My afternoons, though, I set myself free, wandering through the cobblestoned Latin quarter of Galway City to the rushing gray mouth of the Corrib. I would walk the promenade from Galway to Salthill and back, looking out at the quiet bay, cold wind slipping over my face and silvering my hair and skin with salt, breathing air clean as miracles.

I’ve spent most of my life inside my head. In childhood my body was the site of fear and confusion at the hands of an adult protector; I became expert at curling up inside myself, where my senses would know and remember nothing. The desires and doubts of adolescence only made me retreat further. My body hardly ever did what I wanted it to; I have never even been good at sports.

As I grew older, this disconnect led me to think that my body had no needs of its own, and certainly not much value. It carried my mind and my heart around, and that was all. When I felt worn out at the end of school, I thought it was only my soul that hurt. I didn’t notice the knots in my back.

I struggled over my writing in Ireland, and as Trish had instructed me, I worked to heal my broken heart. It was my lungs and my legs, though, that first grew stronger, walking along the promenade, making beds and mopping floors at the hostel.

Galway gpoo FCC
Galway by gpoo (FCC)

Salt and clean air, and enough work to make you need them.

Healing was in my body, was stitching into my very cells, before I could even see it working, before I could see new words on the page. When I came here I thought I was failing, but something was already starting to grow.

In college, I studied literature and fairy tales. Some—”The Selkie Bride,” “Cinderella,” “Red Riding Hood,” “Tam Lin”—I’d read in different translations and retellings since I was a child. I have always loved, more than anything, stories. Stories helped me escape those parts of my childhood that I could talk about only years later. I told myself stories, too, even as I progressed into adulthood. I thought I knew what I wanted, whom I would love, how my life would lead. I was a good student, a follower of rules. Whenever I searched for something, I believed I knew what I would find, and when, and how.

I write fairy tales for a living now, and like many feminist writers I try to give my heroines the agency that they sometimes lack in older versions of the tales. The aims of women of my generation and the one before—and many, many brave and hard-fighting women before us—are all for choice and action. By action I mean achievement, agency, doing. I believe in these ideals; they keep the world moving forward, and help to give it some chance of (maybe, someday) being just.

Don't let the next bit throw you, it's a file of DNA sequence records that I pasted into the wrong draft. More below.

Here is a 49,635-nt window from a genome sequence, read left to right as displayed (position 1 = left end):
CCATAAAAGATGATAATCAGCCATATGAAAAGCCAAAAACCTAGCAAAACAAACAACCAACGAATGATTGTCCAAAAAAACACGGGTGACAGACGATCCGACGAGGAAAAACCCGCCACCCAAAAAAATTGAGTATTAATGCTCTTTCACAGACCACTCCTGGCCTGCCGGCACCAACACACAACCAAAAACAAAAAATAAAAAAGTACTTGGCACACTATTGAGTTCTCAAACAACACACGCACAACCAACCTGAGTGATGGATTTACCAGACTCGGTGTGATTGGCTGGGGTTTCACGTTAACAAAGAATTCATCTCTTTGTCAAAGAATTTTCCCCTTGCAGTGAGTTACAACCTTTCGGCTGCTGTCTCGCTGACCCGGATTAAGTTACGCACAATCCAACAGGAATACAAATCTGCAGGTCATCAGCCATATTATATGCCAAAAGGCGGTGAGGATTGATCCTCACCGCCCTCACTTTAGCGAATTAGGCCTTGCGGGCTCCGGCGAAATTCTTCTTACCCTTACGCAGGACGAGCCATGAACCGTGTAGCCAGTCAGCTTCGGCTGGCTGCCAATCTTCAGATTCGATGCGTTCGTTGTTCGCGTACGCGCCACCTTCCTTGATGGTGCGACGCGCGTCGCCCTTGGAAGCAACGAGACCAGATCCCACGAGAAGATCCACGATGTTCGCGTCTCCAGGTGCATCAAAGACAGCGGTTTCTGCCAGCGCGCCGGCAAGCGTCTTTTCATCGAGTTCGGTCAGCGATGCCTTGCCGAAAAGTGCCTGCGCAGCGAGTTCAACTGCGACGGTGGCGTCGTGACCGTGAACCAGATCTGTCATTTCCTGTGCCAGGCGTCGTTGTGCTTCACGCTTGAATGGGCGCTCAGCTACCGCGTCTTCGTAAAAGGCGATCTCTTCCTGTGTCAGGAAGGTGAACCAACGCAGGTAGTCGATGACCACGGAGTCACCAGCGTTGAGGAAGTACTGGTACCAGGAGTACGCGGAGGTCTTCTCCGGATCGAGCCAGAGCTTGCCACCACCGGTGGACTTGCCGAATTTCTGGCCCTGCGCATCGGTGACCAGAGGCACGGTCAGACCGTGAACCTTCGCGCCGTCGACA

But lately I have been thinking that these older princesses and witches and peasant girls have a kind of wisdom to offer us that has lately been lost: the wisdom of passivity, of stillness.

Those seemingly un-feminist stillnesses are nearly always there, in the most enduring of the old fairy stories. Snow White, Sleeping Beauty, Red Riding Hood curled up in the wolf: what are they thinking, unthinking, as they lie there un-doing? Are they glad, un-chosen as it is, for the rest?

Whether they are or not, the stillness is part of the narrative, and therefore is itself part of the moving forward, the doing of the story. Even when they are still, their stories go on. And I have found, in the time that I have spent in this place, that stillness has a strength and power of its own. I believe now that I needed not to write for that time. There are many fields here that lie fallow.

Road through the Burren EoinGardiner FCC
Road through the Burren by EoinGardiner (FCC)

Soon after I met my husband on Inis Mor (the largest of the Aran Islands—oh, Trish, how right you were) he told me something that has twined itself through my heart ever since. In Irish, he said “faigheann iarraidh, iarraidh eile.” In English: the search for one thing leads to another.

I came to Ireland to write a book. I could not write, but if the soul is a place of quiet and stillness and peace inside oneself, I found mine, and the island and I healed it where it had been starved and broken. I met my partner, and I found my home. And nine months later, in the spring, living in East Galway with Richie, I began to write again.

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“And a softness came from the starlight and filled me full to the bone.” ~ W. B. Yeats, from “The Wanderings of Oisin”

John Edward Bale, watercolor November-1874
“November” (1874, watercolor, found in an unpublished manuscript by Surgeon Major A. F. Elliot)
by John Edward Bale

                   

“…the desire for love, the one
that costs everything, that shocks you
when someone else casts a shadow on the map
of the earth for the first time larger than your own.” ~ Deborah Brown, from “Reprise

Got shots all over my head and back today. Feel like a very sore pin cushion. Sorry, no real words.

However, ran across some bits and bobs that struck me as particularly beautiful.

For example, this passage:

“I hear you putting on your night dress. But it doesn’t stop there by any means. Again there are a hundred little actions. I know you are hurrying; clearly it is all necessary. I understand: we watch the mute gestures of animals, amazed that they, who are supposed to have no soul, line up their actions from dawn to dusk. It is exactly the same. You have no awareness of the countless moves you make, above all those that seem necessary to you, and remain quite unimportant. But they loom widely into your life. I, as I wait, feel it by chance.Love is also apparent in feeling, marveling, enthusiastic, tender hearing and observing.” ~ Robert Musil, on his wife Minerva, as quoted in 1913 by Florian Illies.